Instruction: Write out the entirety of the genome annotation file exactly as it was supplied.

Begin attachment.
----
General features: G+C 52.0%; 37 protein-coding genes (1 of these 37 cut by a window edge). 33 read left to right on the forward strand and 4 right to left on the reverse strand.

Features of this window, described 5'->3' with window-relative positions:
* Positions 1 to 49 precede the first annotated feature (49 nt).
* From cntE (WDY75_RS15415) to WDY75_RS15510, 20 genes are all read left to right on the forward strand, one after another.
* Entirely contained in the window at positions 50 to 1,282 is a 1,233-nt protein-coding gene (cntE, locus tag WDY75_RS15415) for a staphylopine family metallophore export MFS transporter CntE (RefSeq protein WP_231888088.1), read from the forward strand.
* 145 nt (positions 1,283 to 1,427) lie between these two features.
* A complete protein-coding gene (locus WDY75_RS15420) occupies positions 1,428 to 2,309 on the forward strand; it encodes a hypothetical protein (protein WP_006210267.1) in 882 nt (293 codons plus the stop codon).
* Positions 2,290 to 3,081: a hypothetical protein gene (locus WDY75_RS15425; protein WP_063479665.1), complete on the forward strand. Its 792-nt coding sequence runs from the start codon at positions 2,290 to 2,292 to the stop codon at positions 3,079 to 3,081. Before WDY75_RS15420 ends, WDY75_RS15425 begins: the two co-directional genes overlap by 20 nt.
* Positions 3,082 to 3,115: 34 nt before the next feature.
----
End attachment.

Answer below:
General features: G+C 52.0%; 37 protein-coding genes (1 of these 37 cut by a window edge). 33 read left to right on the forward strand and 4 right to left on the reverse strand.

Features of this window, described 5'->3' with window-relative positions:
* Positions 1 to 49 precede the first annotated feature (49 nt).
* From cntE (WDY75_RS15415) to WDY75_RS15510, 20 genes are all read left to right on the forward strand, one after another.
* Entirely contained in the window at positions 50 to 1,282 is a 1,233-nt protein-coding gene (cntE, locus tag WDY75_RS15415) for a staphylopine family metallophore export MFS transporter CntE (RefSeq protein WP_231888088.1), read from the forward strand.
* 145 nt (positions 1,283 to 1,427) lie between these two features.
* A complete protein-coding gene (locus WDY75_RS15420) occupies positions 1,428 to 2,309 on the forward strand; it encodes a hypothetical protein (protein WP_006210267.1) in 882 nt (293 codons plus the stop codon).
* Positions 2,290 to 3,081: a hypothetical protein gene (locus WDY75_RS15425; protein WP_063479665.1), complete on the forward strand. Its 792-nt coding sequence runs from the start codon at positions 2,290 to 2,292 to the stop codon at positions 3,079 to 3,081. Before WDY75_RS15420 ends, WDY75_RS15425 begins: the two co-directional genes overlap by 20 nt.
* Positions 3,082 to 3,115: 34 nt before the next feature.